Michelle Fox is the Early Education Coordinator for the St. Johnsbury School District. Prior to this position, she spent 16 years working in the mental health field in a variety of capacities. A lifetime resident of Vermont, she lives in St. Johnsbury with her two children, Patrick (14) and Ashley (13).
There’s a common saying that goes, “It takes a big heart to shape growing minds” and, in St. Johnsbury, we are showing just how big a heart can be.
Like many other places in Vermont, St. Johnsbury is struggling with opiate addiction and poverty. More than thirty-five percent of Caledonia County families live under 200% of the poverty line, and St. Jay’s substance abuse program, BAART, has seen the number of clients for drug addiction treatment programs increase from 75 to 248 in a little over a year. What’s even more alarming is that 111 of those 248 individuals have children under the age of 7.
Quality early experiences are critical to ensure that children have a strong start in life. We wanted to give all of the children in the St. Johnsbury School District an opportunity to succeed regardless of their home life. Because 90% of the brain is developed by age 5, that meant providing the children with quality experiences before they entered kindergarten.
In October of 2013, the district partnered with private child care centers to form the St. Johnsbury Early Education Collaborative (EEC). Our focus has been on developing a network of pre-K programs in our community. When we began, we had 2 part-time classrooms in the school and a partnership with one private center, serving a total of 75 children. With the implementation of Act 166, which provides 10 hours a week of free pre-K to all three-, four- and five-year-olds in Vermont, we were able to expand. Now, the EEC is comprised of teachers from eight child care centers serving 104 pre-K children. We hope to be able to partner with home providers in the future.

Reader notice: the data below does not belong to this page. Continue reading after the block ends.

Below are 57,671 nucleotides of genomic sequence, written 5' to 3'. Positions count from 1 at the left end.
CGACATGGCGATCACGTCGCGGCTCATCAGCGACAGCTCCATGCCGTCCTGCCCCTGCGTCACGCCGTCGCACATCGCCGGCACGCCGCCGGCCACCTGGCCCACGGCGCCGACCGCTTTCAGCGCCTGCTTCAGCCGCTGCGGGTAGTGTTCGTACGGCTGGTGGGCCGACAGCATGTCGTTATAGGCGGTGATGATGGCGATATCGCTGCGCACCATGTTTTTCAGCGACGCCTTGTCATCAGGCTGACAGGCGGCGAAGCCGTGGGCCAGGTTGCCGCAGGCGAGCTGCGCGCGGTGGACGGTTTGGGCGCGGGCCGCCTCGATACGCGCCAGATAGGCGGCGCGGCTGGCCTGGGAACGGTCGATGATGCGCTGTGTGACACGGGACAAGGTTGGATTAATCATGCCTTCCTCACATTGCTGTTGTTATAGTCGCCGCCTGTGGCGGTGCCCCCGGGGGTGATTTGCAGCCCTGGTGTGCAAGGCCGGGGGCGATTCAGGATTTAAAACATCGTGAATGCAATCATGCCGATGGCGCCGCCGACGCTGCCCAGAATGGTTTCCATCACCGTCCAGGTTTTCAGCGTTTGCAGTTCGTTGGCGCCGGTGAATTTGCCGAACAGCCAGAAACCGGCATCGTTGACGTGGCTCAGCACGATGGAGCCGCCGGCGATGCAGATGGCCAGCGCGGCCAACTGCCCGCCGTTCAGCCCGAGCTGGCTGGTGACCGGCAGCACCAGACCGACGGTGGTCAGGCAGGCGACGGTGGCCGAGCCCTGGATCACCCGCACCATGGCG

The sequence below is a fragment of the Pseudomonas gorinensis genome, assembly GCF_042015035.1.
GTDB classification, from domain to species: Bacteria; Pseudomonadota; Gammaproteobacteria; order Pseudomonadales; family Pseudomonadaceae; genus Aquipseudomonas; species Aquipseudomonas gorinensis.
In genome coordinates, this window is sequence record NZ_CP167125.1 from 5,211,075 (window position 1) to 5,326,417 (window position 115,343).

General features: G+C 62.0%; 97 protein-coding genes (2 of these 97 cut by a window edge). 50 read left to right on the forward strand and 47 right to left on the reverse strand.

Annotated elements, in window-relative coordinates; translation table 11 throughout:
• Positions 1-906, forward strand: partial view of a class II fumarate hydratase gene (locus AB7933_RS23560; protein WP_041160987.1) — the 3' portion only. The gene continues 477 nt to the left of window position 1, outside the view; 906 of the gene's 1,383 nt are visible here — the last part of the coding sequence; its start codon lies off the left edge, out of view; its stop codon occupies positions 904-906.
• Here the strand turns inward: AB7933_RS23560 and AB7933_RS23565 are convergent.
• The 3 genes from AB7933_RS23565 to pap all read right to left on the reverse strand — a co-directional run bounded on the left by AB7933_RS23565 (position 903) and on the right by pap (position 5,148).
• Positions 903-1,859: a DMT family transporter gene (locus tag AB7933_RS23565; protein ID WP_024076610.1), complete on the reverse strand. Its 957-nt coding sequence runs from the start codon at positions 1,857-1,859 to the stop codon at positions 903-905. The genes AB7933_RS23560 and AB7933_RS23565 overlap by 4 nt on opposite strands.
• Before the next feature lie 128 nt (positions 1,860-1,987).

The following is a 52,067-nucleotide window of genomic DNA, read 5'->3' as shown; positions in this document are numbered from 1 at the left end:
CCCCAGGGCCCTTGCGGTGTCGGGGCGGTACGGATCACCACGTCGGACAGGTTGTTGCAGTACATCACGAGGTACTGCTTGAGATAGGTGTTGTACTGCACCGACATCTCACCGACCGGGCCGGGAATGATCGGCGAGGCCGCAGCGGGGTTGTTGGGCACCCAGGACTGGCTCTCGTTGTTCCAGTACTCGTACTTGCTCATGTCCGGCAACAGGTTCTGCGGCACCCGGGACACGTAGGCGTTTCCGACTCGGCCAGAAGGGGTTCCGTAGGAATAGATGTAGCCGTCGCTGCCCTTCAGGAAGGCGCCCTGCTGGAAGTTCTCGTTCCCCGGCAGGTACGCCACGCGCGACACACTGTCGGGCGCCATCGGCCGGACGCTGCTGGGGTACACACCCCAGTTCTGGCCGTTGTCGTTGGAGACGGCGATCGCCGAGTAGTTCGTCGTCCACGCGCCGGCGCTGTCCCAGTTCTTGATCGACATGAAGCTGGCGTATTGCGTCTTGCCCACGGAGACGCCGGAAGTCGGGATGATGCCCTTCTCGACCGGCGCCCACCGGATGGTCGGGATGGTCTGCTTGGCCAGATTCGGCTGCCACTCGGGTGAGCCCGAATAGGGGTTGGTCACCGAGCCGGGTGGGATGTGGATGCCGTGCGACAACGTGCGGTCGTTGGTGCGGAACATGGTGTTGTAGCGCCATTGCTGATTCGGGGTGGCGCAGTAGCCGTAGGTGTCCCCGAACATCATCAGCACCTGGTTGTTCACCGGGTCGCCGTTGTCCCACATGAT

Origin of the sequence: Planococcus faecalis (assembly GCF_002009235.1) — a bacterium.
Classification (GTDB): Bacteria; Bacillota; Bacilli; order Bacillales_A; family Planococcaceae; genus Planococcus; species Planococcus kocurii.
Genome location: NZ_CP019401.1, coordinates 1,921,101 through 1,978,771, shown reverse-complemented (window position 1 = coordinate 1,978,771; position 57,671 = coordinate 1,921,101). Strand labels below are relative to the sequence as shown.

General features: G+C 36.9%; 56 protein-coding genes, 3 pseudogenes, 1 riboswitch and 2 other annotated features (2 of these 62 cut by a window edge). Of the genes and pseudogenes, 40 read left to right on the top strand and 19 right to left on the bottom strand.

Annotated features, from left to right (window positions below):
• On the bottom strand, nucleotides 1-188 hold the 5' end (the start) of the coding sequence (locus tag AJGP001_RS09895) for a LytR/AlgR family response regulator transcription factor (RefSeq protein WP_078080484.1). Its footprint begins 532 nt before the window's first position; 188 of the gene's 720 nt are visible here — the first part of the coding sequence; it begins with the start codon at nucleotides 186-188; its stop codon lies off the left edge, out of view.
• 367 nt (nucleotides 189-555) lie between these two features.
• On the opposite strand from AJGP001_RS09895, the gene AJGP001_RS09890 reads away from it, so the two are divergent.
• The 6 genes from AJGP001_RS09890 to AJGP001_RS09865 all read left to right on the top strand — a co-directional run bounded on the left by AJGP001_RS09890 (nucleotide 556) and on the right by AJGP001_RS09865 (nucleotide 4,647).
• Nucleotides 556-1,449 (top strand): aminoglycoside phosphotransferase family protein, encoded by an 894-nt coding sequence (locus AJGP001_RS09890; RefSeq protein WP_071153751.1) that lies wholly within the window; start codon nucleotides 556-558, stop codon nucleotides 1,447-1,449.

The EEC’s goal is to align curriculum for all early childhood centers; strengthen the transition between early childhood programs and the St. Johnsbury School; develop early intervention programs for children who need them and their parents; and increase parent, family and community support for early care and learning. Here’s how we’re working to achieve these goals.
Providing professional development and support to pre-K staff
Ensuring quality early experiences for all children starts with giving our pre-K staff the professional development, support and resources necessary to offer such experiences. We do this in a number of ways:
The EEC meets monthly to discuss the needs in the school and community and to plan trainings centered around those needs. Last fall, we held a training on how to help children manage their emotions through art, and we recently planned a training on self-care to ensure that teachers know how to take care of themselves so they can be better teachers for the children.
With support from various grants, we have been able to establish a common Second Step social-emotional development curriculum, which is designed to teach self-regulation and executive-function skills that help children pay attention, remember directions and control their behavior.